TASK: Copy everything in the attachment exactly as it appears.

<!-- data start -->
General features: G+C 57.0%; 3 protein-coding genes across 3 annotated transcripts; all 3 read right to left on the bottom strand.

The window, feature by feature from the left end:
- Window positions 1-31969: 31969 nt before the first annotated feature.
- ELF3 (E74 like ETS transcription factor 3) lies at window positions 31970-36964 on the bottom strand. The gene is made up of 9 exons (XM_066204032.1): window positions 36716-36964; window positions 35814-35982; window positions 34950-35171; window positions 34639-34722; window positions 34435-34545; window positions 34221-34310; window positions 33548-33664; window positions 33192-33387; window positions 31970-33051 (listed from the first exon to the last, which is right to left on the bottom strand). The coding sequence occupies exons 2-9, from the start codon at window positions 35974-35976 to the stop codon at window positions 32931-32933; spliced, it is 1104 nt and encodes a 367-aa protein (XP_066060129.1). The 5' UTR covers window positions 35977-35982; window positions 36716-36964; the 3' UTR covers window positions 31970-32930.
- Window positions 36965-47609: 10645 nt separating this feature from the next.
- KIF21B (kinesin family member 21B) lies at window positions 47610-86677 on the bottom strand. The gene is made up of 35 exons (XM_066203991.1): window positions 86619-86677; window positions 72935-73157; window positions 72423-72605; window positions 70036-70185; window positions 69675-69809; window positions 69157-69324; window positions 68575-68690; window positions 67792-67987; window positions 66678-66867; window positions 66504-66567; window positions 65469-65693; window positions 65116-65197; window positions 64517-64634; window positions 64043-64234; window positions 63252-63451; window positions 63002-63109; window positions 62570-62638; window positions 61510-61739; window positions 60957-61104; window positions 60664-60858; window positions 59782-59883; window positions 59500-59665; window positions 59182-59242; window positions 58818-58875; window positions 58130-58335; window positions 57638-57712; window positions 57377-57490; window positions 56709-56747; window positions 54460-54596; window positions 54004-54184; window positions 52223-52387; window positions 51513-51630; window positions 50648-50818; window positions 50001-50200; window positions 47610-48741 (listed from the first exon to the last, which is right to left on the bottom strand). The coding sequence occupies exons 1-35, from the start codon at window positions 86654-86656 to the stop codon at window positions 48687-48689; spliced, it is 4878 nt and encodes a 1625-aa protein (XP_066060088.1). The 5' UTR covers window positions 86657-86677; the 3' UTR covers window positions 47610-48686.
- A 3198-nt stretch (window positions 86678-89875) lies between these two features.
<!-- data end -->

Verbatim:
General features: G+C 57.0%; 3 protein-coding genes across 3 annotated transcripts; all 3 read right to left on the bottom strand.

The window, feature by feature from the left end:
- Window positions 1-31969: 31969 nt before the first annotated feature.
- ELF3 (E74 like ETS transcription factor 3) lies at window positions 31970-36964 on the bottom strand. The gene is made up of 9 exons (XM_066204032.1): window positions 36716-36964; window positions 35814-35982; window positions 34950-35171; window positions 34639-34722; window positions 34435-34545; window positions 34221-34310; window positions 33548-33664; window positions 33192-33387; window positions 31970-33051 (listed from the first exon to the last, which is right to left on the bottom strand). The coding sequence occupies exons 2-9, from the start codon at window positions 35974-35976 to the stop codon at window positions 32931-32933; spliced, it is 1104 nt and encodes a 367-aa protein (XP_066060129.1). The 5' UTR covers window positions 35977-35982; window positions 36716-36964; the 3' UTR covers window positions 31970-32930.
- Window positions 36965-47609: 10645 nt separating this feature from the next.
- KIF21B (kinesin family member 21B) lies at window positions 47610-86677 on the bottom strand. The gene is made up of 35 exons (XM_066203991.1): window positions 86619-86677; window positions 72935-73157; window positions 72423-72605; window positions 70036-70185; window positions 69675-69809; window positions 69157-69324; window positions 68575-68690; window positions 67792-67987; window positions 66678-66867; window positions 66504-66567; window positions 65469-65693; window positions 65116-65197; window positions 64517-64634; window positions 64043-64234; window positions 63252-63451; window positions 63002-63109; window positions 62570-62638; window positions 61510-61739; window positions 60957-61104; window positions 60664-60858; window positions 59782-59883; window positions 59500-59665; window positions 59182-59242; window positions 58818-58875; window positions 58130-58335; window positions 57638-57712; window positions 57377-57490; window positions 56709-56747; window positions 54460-54596; window positions 54004-54184; window positions 52223-52387; window positions 51513-51630; window positions 50648-50818; window positions 50001-50200; window positions 47610-48741 (listed from the first exon to the last, which is right to left on the bottom strand). The coding sequence occupies exons 1-35, from the start codon at window positions 86654-86656 to the stop codon at window positions 48687-48689; spliced, it is 4878 nt and encodes a 1625-aa protein (XP_066060088.1). The 5' UTR covers window positions 86657-86677; the 3' UTR covers window positions 47610-48686.
- A 3198-nt stretch (window positions 86678-89875) lies between these two features.